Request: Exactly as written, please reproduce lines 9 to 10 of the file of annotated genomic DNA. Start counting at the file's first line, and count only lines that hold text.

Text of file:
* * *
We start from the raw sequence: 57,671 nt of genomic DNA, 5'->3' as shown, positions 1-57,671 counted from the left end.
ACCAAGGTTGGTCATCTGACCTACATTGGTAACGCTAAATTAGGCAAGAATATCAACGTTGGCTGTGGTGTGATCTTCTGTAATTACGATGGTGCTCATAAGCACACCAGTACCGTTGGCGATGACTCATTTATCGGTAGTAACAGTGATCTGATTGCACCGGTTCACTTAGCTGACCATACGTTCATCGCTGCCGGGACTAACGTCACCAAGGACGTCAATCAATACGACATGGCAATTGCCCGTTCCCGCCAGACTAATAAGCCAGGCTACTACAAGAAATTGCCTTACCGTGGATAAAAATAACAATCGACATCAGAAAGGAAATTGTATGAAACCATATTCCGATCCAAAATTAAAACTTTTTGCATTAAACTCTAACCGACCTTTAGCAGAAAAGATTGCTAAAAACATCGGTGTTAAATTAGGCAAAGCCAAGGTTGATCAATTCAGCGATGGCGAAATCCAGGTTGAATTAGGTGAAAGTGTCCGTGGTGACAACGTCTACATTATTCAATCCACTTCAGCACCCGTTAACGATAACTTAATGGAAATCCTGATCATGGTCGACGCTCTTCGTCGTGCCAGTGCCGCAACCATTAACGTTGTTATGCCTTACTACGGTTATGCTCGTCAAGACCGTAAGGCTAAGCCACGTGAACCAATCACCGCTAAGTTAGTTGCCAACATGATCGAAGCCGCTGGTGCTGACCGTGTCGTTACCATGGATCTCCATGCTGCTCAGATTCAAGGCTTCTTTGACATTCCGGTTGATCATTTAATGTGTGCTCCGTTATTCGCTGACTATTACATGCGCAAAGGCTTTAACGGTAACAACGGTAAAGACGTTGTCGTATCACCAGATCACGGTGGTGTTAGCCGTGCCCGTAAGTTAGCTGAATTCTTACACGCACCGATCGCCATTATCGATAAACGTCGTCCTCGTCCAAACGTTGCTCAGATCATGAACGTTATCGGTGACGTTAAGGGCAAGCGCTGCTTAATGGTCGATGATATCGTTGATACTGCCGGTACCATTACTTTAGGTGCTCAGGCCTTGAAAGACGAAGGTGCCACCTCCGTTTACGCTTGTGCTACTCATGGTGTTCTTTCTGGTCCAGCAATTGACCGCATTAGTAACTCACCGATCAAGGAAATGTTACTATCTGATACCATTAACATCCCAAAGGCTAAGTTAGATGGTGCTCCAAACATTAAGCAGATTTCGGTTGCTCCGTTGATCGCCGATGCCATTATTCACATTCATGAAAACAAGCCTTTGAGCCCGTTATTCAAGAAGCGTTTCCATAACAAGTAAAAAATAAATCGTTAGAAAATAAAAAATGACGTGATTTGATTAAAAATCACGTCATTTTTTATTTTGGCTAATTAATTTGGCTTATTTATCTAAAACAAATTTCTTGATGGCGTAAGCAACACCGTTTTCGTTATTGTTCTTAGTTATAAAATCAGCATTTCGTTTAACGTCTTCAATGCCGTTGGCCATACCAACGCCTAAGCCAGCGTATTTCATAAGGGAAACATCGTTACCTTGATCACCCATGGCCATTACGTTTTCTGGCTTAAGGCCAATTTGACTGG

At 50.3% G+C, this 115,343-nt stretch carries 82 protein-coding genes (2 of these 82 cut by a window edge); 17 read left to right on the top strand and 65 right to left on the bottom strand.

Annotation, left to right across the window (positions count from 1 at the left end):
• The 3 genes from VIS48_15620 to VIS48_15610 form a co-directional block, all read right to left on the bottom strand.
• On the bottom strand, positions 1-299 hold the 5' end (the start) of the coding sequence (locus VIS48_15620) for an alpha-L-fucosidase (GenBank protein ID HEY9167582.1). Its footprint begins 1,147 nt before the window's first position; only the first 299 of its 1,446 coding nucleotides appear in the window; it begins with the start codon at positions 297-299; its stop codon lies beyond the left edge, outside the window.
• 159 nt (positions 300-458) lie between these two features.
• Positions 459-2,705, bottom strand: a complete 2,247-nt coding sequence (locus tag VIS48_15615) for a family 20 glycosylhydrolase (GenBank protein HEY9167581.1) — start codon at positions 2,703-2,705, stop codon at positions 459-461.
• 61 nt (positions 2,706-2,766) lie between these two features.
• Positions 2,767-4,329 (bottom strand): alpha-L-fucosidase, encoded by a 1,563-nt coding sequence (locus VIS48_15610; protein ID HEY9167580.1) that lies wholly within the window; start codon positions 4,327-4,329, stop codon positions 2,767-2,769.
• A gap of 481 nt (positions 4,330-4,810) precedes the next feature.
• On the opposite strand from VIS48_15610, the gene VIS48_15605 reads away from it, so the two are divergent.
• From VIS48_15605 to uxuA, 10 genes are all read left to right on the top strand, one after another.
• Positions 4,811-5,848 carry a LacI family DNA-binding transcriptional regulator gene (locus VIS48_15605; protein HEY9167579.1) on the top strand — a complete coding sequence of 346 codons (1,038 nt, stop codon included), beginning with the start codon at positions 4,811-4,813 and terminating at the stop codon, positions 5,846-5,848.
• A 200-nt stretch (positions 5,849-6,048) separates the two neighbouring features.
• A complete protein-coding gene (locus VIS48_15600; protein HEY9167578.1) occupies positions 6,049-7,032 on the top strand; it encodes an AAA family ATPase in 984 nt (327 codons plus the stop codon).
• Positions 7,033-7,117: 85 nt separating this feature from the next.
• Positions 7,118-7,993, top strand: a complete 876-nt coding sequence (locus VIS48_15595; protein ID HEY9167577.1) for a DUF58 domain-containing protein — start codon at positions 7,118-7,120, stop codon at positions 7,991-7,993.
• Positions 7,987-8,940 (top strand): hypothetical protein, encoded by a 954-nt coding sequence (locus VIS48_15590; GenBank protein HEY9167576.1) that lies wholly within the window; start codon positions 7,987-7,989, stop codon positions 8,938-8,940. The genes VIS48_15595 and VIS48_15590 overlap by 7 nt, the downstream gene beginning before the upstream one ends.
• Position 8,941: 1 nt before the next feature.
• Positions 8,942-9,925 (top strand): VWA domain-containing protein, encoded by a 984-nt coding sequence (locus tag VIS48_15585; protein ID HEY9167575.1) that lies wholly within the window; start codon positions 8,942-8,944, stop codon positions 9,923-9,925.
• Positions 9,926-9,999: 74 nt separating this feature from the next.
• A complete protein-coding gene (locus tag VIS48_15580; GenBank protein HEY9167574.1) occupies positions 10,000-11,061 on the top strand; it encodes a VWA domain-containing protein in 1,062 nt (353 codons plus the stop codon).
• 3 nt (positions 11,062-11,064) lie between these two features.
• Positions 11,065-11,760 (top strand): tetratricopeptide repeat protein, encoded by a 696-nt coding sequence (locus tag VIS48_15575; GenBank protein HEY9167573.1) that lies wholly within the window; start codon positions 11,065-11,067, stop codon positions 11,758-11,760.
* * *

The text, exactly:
• 61 nt (positions 2,706-2,766) lie between these two features.
• Positions 2,767-4,329 (bottom strand): alpha-L-fucosidase, encoded by a 1,563-nt coding sequence (locus VIS48_15610; protein ID HEY9167580.1) that lies wholly within the window; start codon positions 4,327-4,329, stop codon positions 2,767-2,769.